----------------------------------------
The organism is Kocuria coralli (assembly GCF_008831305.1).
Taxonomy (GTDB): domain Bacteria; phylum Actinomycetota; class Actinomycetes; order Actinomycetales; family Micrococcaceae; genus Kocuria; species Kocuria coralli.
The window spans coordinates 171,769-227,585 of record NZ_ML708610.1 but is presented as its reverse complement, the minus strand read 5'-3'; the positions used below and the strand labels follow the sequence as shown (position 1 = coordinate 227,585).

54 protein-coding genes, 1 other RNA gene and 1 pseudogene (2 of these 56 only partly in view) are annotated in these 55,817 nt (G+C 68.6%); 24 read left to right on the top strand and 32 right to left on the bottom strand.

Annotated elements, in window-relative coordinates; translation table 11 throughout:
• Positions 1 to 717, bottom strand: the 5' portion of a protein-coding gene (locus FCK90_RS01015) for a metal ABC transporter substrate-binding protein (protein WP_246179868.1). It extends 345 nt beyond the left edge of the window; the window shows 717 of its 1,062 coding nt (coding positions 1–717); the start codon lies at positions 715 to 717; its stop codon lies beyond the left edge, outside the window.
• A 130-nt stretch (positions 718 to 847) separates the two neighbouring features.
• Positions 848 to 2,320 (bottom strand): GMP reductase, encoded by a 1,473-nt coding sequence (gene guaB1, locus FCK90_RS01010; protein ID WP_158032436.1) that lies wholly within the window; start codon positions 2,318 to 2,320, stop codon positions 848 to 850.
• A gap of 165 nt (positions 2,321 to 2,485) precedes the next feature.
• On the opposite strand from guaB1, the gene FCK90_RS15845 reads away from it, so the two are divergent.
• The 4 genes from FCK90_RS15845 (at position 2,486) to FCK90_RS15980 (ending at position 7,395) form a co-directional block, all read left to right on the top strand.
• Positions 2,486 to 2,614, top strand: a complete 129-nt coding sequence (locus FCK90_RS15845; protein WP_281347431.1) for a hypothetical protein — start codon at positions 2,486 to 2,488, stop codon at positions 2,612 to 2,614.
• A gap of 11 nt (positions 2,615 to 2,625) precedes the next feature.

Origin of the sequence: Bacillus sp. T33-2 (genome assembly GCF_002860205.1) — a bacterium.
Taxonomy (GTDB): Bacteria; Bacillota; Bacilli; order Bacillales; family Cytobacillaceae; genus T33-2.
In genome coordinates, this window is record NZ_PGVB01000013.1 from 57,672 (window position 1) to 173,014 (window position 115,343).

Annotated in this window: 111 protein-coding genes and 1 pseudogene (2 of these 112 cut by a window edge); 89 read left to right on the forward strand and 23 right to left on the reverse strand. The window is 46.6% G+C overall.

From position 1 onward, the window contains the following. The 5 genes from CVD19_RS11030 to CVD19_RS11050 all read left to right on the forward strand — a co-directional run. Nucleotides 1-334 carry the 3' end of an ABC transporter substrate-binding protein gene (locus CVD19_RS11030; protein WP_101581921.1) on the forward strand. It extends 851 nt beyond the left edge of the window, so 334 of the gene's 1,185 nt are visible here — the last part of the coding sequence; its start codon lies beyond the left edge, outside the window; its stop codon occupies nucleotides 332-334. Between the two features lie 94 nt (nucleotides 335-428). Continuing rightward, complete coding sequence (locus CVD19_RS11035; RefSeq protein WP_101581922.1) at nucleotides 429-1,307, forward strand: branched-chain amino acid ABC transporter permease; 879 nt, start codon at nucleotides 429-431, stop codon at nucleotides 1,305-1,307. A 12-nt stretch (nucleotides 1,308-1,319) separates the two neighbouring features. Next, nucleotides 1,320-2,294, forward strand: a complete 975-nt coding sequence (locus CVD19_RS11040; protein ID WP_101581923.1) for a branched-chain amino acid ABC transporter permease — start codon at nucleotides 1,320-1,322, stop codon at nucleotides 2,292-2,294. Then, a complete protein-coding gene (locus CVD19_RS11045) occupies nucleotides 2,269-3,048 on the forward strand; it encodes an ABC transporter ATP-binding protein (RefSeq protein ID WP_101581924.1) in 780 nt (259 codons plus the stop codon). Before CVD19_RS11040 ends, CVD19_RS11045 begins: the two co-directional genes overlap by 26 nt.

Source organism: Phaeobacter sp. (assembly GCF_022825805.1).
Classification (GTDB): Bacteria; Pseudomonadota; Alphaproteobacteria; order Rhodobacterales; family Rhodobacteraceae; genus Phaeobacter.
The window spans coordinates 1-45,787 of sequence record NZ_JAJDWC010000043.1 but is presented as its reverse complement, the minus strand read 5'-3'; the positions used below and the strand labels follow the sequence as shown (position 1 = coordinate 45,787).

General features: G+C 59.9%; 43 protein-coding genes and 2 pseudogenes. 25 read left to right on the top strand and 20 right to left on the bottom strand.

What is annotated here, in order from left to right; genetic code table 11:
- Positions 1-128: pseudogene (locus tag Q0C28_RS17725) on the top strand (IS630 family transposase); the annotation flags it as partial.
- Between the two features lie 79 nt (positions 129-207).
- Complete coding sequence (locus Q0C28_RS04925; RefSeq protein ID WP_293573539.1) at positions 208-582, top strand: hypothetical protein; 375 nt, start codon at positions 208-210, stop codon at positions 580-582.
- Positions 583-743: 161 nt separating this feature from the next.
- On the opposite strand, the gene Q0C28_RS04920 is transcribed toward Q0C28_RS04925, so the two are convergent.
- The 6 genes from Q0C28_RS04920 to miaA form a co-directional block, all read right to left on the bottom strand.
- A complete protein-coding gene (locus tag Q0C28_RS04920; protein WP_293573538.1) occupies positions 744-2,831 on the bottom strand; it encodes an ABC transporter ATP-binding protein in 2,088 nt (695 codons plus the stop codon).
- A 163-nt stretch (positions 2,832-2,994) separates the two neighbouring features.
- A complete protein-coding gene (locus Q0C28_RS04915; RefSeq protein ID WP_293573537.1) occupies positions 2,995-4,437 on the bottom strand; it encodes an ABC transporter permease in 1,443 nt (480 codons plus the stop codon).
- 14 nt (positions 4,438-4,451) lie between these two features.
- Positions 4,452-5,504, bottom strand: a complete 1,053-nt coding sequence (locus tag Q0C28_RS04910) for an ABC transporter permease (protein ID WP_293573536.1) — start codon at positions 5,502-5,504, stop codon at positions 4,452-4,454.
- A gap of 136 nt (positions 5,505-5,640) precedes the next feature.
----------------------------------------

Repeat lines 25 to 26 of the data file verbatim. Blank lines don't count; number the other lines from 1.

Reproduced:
- Between the two features lie 79 nt (positions 129-207).
- Complete coding sequence (locus Q0C28_RS04925; RefSeq protein ID WP_293573539.1) at positions 208-582, top strand: hypothetical protein; 375 nt, start codon at positions 208-210, stop codon at positions 580-582.